[Editorial] Japanese textbooks are the Abe government’s latest historical distortions

Posted on : 2016-03-19 20:54 KST Modified on : 2016-03-19 20:54 KST
Asia Peace & History Education Network Director Seo Joong-seok makes introductory remarks at a press conference regarding new Japanese high school textbooks
Asia Peace & History Education Network Director Seo Joong-seok makes introductory remarks at a press conference regarding new Japanese high school textbooks

On Mar. 18, the Japanese government announced that it had authorized textbooks for the first and second years of high school. These textbooks distort historical events and further emphasize Japan’s territorial claims to Dokdo, an island that the Japanese call Takeshima.

These textbooks betray Japan’s audacious disregard for the facts of history, as well as for its relationship with its neighbor, Korea. We call on the Japanese government to retract this decision.

This round of textbook assessment thoroughly reflected the viewpoint of the Japanese right wing. As a consequence, 27 of 35 textbooks (77%) for high school social studies classes contain phrases like “Takeshima is Japanese sovereign territory” and “the island is illegally controlled by South Korea.”

The textbooks’ descriptions of the so-called comfort women for the Imperial Japanese Army water down the truth; their descriptions of the Kanto Earthquake and the March 1 Independence Movement are ambiguous about the number of Koreans who were slaughtered during these events.

The textbooks also state that Japan dealt with postwar reparations through treaties with individual states and that the government cannot provide compensation to individuals.

This outcome is similar to when the Japanese government assessed middle school and elementary school textbooks in 2014 and 2015. Now, all Japanese students will learn a distorted view of history and Japan’s incorrect territorial claims to Dokdo in the classroom.

This is the result of persistent efforts by the Japanese right wing, which is represented by the administration of Prime Minister Shinzo Abe.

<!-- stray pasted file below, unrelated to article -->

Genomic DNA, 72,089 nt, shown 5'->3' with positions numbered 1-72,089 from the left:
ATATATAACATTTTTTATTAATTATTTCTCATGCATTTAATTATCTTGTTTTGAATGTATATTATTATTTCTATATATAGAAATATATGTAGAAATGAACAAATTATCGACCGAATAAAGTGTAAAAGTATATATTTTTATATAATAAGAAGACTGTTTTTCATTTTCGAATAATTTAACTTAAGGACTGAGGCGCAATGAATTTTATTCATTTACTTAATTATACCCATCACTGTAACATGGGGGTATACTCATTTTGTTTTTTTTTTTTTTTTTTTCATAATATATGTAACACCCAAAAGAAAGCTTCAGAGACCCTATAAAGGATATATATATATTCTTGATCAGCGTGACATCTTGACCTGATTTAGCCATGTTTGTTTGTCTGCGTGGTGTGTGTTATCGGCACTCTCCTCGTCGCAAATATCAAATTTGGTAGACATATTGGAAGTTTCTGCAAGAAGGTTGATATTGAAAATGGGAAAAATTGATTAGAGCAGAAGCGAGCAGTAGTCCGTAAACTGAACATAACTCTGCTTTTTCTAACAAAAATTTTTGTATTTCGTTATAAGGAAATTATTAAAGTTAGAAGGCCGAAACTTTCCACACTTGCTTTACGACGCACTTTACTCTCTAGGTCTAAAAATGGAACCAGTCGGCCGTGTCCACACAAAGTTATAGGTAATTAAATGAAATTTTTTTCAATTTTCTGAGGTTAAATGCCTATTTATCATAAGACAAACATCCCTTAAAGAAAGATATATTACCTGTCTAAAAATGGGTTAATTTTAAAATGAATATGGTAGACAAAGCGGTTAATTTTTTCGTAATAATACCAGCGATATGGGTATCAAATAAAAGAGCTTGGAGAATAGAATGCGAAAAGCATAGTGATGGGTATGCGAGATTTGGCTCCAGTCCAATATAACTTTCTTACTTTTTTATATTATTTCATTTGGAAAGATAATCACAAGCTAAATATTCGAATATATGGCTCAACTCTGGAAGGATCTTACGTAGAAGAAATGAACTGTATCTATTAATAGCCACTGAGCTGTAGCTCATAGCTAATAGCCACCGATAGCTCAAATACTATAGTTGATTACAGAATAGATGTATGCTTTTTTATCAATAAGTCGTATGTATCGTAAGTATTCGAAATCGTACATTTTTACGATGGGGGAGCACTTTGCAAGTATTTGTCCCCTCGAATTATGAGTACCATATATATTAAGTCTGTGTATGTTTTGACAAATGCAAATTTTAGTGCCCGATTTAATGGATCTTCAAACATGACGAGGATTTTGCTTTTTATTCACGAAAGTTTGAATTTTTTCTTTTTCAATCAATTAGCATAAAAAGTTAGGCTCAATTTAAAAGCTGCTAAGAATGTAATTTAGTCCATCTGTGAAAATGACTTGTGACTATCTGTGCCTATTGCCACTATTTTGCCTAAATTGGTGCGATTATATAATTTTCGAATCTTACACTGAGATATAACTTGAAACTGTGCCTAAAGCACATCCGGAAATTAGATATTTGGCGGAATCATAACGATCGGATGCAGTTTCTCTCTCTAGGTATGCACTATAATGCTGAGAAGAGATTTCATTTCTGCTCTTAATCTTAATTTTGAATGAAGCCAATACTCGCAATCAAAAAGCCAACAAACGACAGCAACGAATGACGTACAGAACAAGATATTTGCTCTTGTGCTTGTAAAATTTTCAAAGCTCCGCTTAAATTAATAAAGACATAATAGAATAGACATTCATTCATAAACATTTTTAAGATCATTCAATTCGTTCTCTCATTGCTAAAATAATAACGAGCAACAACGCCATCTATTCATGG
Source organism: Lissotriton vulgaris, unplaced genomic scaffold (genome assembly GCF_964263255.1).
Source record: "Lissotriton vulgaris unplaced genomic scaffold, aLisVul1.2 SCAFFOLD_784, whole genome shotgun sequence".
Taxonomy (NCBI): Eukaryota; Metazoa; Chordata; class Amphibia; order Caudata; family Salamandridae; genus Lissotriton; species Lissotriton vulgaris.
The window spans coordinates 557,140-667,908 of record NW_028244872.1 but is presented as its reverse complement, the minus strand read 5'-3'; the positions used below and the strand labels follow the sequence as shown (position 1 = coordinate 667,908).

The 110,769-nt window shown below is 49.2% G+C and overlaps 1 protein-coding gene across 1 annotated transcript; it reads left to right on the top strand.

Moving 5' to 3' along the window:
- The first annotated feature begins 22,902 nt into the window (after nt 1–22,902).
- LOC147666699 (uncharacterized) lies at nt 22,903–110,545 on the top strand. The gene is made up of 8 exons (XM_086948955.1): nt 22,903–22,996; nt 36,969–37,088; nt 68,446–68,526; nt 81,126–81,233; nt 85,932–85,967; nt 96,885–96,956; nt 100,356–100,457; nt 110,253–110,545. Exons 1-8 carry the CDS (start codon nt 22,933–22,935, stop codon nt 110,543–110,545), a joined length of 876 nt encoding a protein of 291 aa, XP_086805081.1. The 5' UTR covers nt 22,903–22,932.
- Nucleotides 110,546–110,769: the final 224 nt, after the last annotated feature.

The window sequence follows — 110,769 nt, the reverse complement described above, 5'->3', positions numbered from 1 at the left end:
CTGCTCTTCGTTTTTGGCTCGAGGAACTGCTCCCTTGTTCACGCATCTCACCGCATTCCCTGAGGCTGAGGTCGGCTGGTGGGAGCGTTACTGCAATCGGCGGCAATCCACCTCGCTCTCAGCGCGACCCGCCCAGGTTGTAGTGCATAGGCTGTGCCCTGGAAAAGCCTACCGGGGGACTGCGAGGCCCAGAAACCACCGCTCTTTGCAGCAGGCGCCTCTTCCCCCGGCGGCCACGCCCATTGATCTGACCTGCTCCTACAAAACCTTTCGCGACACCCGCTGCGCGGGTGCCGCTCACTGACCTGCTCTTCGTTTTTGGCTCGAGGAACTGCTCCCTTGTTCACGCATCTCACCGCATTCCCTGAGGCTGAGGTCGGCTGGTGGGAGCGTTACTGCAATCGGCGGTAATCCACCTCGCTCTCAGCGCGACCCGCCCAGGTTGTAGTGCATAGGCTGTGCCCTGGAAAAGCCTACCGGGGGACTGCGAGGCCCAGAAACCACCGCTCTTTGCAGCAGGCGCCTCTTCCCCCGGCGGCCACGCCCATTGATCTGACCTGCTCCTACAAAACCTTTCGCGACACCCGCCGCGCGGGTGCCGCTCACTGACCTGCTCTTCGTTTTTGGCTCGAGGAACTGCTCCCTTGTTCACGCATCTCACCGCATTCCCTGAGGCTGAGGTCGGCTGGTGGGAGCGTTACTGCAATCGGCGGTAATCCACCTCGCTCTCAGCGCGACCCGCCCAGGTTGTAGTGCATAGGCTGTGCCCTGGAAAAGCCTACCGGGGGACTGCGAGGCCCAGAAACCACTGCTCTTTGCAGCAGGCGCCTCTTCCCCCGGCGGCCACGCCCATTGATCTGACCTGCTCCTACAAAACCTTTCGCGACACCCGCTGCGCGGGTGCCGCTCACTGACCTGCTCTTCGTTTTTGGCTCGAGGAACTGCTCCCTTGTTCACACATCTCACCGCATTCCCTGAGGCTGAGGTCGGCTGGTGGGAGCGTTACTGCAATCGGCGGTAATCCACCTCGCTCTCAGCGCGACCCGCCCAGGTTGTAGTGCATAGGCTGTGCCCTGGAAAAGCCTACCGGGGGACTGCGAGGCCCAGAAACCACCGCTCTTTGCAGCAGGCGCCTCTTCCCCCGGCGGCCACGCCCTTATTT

Abe has played a leading role in changing Japan’s textbooks for the worse. During his first term in office in 2006, he revised the basic education act for the first time in decades; when he returned to power at the end of 2012, he altered the textbook assessment standards and teacher’s handbooks in line with right-wing values.

The current batch of textbooks represents the fruition of these plans.

The South Korean government is partly to blame for Japan’s textbooks getting this bad. In particular, the administrations of current president Park Geun-hye and her predecessor Lee Myung-bak (2008-2013) have exacerbated the situation by ricocheting from one approach to the other instead of firmly holding to set principles.

That vacillation culminated in the settlement reached on Dec. 28, which appeared to absolve Japan for the comfort women system.

The only thing achieved by Lee’s abrupt visit to Dokdo in Aug. 2012 was provoking Japan. The Park administration’s unilateral push to monopolize production of Korean history textbooks is also sure to undermine Seoul’s credibility on the textbook issue.

In the past, Japan’s right wing committed unpardonable crimes against a number of Asian countries. Now, it is trying to impose its worldview on young students.

This is an attempt to buck the trend not only in Japan’s relations with South Korea but also in world history. Even now, we are calling on the Abe administration to squarely face up to history.

Please direct questions or comments to [english@hani.co.kr]

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